DELIGHT IN YOUR HORSE LEASE JOURNEY – FairPlay Equines founder, Megan Gundesen, trots through why having a written horse lease agreement is a must.
There are always special reasons behind why a horse is being leased out. Perhaps the owner likes the horse so much that they want to keep it for their next child, or for when they are working less? Or they want to remain the forever home for a loved horse that needs stepping back but not completely retiring? Or perhaps the horse hasn’t sold, and the lease home could eventually transition the lessee into owning it?
Whatever the reason, the horse is precious to the owner and they will want to ensure it has the best possible care for those months or years of being leased.
Why should you care about an agreement for a leased horse?
The best possible care translates into different things for different people. The owner sometimes assumes that the things they mentioned in a casual conversation leading up to the lease were heard and agreed to by the lessee. For example, “you must never use a dutch gag”, or “you must always use a gel saddle pad”, or “you must always travel the horse on the left-hand side”.
But people do not always hear what is said, or they interpret it in their own way through their own experience lens. Much can be missed which was important to one side but overlooked by the other. So, when a horse’s care is under the microscope which happens in a lease situation, it is so important that the horse care conditions are clearly spelled out.
My awful lease experience.
Believe me when I say that leasing a horse is a wonderful thing to do. It provides a great opportunity for both the owner and the new rider (lessee) to provide the horse and rider with just what they need. I have leased several horses over the years, both out and in, and mostly it has worked beautifully. But there have been some very difficult moments too. Looking back, I can see that if there had been better clarification in the beginning, those difficult moments would have been avoided.
We leased a pony for our daughter that quickly developed a mild stifle lock. We did not know what that was back then, but she seemed quite comfortable. We immediately popped her in our very large grassy yards while we waited 3 days for the vet. The owner got wind of this and began a rumour that we were mistreating the horse. She also said that she had told us the pony should not be yarded. We had not heard that condition and if we had, we would have questioned it further. But very quickly this relationship soured, and a meeting was necessary.
Despite having a written agreement, what we had was not specific enough. Nowhere was ‘no yarding’ mentioned. My world was upended by these rumours because my level of care, I believed, was exceptional. To have ‘mistreating’ and ‘neglectful’ comments made was extremely upsetting. Having had the discussion with the owner, I wanted to end the lease immediately. Funnily enough, the owner, after hearing my explanation, wanted the lease to continue. Eventually I was persuaded to start a new, very much more detailed lease, that specified all the conditions we had fully discussed and agreed to.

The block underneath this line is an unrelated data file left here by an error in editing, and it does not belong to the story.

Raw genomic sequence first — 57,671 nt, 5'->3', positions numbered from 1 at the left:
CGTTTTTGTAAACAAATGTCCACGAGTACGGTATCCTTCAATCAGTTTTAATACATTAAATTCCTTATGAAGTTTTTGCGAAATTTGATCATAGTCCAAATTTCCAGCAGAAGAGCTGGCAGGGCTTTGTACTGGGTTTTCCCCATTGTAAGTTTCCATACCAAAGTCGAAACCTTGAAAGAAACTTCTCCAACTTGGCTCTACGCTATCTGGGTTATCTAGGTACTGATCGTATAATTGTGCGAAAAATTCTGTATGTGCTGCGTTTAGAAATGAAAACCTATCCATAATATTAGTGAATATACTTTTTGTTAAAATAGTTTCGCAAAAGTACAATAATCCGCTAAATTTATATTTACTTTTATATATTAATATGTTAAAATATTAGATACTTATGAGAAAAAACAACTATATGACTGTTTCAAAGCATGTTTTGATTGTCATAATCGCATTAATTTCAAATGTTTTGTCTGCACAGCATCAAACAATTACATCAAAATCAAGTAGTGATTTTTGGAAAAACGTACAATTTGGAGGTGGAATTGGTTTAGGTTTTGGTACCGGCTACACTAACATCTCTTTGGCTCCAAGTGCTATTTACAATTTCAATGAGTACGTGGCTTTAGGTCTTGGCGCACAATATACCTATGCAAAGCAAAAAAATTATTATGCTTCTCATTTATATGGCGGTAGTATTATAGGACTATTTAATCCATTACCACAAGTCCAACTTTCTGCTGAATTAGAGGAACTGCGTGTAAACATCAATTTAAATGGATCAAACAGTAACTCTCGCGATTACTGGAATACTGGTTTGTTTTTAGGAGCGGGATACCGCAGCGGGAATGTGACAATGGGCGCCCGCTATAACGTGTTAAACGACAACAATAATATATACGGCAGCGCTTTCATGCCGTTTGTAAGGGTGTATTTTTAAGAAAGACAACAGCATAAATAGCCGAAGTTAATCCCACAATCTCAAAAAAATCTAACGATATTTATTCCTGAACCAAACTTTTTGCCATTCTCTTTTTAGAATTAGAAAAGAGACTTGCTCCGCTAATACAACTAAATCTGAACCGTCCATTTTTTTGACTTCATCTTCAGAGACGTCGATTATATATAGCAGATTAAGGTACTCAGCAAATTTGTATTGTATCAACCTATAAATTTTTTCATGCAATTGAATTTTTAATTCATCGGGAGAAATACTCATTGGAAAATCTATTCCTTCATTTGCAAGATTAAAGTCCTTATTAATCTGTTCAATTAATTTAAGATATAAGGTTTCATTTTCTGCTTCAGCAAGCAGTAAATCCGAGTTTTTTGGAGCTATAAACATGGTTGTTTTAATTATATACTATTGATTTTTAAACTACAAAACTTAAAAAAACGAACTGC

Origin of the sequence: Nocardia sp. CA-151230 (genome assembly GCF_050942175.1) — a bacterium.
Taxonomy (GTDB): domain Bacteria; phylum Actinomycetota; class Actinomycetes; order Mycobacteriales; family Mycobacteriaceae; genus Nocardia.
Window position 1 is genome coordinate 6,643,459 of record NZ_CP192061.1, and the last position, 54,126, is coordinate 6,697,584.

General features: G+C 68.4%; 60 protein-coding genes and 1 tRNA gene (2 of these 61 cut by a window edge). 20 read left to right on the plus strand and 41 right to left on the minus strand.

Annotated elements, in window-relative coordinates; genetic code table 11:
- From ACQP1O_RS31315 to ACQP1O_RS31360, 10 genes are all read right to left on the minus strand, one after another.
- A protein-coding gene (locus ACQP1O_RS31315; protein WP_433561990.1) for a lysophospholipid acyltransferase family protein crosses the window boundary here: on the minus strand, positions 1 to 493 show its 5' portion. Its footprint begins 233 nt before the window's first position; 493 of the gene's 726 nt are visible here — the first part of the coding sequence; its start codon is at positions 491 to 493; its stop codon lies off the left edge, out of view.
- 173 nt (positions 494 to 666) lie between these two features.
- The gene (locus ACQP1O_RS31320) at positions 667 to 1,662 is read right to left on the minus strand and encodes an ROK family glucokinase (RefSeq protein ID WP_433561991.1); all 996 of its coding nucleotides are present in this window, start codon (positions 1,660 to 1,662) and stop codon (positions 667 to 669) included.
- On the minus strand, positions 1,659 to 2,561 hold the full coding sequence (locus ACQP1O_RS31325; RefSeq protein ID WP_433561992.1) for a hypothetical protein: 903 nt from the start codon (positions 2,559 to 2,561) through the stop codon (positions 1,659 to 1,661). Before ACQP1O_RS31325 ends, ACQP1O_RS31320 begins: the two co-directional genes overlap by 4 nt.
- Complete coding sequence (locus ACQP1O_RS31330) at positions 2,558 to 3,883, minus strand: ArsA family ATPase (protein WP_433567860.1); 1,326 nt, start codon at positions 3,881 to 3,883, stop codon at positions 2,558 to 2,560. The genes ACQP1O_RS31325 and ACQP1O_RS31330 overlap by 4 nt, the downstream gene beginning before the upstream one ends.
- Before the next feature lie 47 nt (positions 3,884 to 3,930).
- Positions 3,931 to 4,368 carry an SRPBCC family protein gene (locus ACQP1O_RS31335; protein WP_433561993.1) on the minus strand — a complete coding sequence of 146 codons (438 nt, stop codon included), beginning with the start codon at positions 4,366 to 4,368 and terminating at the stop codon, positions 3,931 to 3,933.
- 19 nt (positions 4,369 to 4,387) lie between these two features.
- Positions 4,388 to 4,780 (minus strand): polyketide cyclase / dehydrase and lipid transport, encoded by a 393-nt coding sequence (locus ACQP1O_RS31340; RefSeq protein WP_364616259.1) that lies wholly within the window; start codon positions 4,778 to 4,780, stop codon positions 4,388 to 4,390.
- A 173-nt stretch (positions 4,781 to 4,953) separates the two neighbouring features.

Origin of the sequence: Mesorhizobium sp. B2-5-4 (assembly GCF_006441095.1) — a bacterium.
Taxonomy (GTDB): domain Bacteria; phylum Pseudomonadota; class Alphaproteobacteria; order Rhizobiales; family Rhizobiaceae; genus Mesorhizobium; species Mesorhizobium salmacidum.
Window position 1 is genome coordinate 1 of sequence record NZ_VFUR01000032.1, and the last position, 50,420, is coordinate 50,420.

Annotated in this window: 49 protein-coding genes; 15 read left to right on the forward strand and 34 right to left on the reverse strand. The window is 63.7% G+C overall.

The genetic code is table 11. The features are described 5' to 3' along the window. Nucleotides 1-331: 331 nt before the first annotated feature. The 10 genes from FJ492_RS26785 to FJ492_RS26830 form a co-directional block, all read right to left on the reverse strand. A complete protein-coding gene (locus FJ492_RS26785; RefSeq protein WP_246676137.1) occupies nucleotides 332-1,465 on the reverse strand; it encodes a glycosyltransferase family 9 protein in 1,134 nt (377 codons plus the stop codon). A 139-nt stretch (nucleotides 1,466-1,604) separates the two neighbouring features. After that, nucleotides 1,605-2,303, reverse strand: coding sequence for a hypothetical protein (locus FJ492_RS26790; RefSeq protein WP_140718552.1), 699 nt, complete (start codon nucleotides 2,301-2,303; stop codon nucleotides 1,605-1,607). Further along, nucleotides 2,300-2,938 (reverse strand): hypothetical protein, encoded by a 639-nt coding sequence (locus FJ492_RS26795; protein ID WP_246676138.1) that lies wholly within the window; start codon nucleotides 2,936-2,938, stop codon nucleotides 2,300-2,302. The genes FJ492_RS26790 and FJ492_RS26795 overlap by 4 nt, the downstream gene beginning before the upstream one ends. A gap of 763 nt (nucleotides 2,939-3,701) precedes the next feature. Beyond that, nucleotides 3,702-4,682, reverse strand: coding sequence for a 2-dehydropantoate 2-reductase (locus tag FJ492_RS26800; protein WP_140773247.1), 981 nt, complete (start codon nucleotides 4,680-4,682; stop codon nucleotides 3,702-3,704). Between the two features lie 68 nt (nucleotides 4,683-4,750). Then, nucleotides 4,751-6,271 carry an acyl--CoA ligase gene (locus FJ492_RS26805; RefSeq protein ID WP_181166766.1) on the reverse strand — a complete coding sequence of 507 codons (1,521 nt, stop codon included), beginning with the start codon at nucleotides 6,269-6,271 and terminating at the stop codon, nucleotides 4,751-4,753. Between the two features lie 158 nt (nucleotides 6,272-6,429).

The devil is in the detail.
Just so you know, there are a few things that are covered in a well written lease that you would not usually even think about. I believe its important to agree on whether the lease can end early or not. Or in other words, what does the owner need to do if they want to end the lease early? I have designed a simple process in my lease agreement to ensure the problem is made clear and a time given to rectify before any further action can be taken by an owner.
Then there is the insurance question. Is the horse to be insured for death and humane destruction or for vet cover, or not insured at all? Who is to pay for the insurance? If for death and destruction, and the lessee takes out the policy, then the net proceeds of the policy need to go back to the owner.
What happens if the owner does not want the horse back at the end of the lease or is unable to take it back because their circumstances have changed? A horse is a big deal and not always easy to move on or find a home for. It can all get quite problematic sometimes and the lease agreement needs to deal with these possibilities – as unlikely as they may be.
What about the simpler things that are sometimes not spoken about? Can the lessee hog or trim the horse’s mane? Use certain tack with it? Not jump over certain heights with it? Must use certain coaches for lessons to ensure some continuity of training? I highly recommend having this stuff sorted at the beginning.
Not sexy but the process of agreeing things in writing is about good communication and teasing out the hard stuff.
The old saying “failing to plan is planning to fail” is pertinent here. Reading through and agreeing on what will happen if things go wrong is important dialogue for people. It means the horse and its future is given the best opportunity for success.